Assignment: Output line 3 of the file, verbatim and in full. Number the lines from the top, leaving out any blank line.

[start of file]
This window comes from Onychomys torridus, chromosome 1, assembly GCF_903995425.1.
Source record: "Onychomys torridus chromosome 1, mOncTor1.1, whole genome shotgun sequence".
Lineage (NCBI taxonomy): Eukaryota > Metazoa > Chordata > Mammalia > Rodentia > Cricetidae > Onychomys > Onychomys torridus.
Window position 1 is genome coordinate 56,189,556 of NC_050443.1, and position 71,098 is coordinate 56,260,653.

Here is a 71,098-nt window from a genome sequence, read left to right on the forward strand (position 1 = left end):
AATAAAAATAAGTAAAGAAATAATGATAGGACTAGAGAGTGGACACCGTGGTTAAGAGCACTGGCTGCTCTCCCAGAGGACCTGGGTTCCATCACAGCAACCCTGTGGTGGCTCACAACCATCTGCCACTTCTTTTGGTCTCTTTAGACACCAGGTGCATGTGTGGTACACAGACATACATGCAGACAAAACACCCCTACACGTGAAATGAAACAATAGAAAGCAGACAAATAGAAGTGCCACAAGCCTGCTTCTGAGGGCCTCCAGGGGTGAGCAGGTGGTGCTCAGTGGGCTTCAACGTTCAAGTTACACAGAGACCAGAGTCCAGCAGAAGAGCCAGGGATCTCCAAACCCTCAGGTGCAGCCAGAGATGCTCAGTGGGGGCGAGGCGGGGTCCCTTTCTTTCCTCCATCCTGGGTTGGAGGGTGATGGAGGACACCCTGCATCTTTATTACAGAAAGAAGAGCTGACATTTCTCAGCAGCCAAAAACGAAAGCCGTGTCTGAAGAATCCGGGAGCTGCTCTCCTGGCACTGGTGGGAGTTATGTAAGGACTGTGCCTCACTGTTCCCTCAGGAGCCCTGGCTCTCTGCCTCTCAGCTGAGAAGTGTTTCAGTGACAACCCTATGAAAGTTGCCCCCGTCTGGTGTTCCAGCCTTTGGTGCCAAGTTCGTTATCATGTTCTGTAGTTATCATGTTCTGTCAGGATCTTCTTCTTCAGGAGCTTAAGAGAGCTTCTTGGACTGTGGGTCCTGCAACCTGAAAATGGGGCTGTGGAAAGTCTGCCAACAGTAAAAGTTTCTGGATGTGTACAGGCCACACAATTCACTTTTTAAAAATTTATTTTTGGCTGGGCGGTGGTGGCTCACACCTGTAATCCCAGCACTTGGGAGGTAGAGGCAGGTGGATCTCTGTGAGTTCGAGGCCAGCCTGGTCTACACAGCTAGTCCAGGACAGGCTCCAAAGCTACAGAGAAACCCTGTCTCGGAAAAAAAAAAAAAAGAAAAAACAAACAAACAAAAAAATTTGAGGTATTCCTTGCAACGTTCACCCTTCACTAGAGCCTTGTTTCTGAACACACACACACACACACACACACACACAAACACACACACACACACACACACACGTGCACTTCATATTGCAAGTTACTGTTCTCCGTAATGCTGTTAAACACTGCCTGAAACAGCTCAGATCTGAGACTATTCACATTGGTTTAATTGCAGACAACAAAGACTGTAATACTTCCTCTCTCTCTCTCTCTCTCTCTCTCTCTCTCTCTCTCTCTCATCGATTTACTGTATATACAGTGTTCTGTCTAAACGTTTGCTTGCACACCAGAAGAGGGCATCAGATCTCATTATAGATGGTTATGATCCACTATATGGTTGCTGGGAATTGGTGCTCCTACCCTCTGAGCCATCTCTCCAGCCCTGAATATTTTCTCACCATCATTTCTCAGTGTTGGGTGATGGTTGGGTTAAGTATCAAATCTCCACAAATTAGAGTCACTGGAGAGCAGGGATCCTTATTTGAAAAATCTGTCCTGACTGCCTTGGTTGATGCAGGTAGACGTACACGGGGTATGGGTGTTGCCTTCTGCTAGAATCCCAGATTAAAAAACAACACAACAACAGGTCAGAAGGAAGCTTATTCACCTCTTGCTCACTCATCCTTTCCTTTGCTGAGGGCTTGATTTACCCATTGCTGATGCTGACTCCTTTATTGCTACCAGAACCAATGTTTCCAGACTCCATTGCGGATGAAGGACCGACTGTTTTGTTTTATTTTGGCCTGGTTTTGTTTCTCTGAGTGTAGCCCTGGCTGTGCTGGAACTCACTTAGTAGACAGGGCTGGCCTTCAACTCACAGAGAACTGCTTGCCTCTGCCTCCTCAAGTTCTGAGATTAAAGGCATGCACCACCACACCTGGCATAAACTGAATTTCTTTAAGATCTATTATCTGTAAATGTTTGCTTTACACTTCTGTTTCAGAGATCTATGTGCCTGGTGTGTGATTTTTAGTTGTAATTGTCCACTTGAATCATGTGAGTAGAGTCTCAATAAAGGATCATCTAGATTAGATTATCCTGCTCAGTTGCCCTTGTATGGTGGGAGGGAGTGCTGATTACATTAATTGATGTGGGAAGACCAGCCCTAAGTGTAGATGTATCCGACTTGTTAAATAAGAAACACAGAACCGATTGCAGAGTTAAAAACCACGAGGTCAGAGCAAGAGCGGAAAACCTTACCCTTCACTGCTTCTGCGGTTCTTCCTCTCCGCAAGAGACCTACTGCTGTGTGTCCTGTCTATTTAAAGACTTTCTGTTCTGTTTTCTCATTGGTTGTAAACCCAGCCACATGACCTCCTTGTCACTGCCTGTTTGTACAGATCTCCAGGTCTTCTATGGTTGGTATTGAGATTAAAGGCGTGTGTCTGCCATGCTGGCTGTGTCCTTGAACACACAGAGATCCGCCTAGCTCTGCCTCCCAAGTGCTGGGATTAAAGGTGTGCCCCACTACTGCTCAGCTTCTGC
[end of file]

Lineage (NCBI taxonomy): Eukaryota > Metazoa > Chordata > Mammalia > Rodentia > Cricetidae > Onychomys > Onychomys torridus.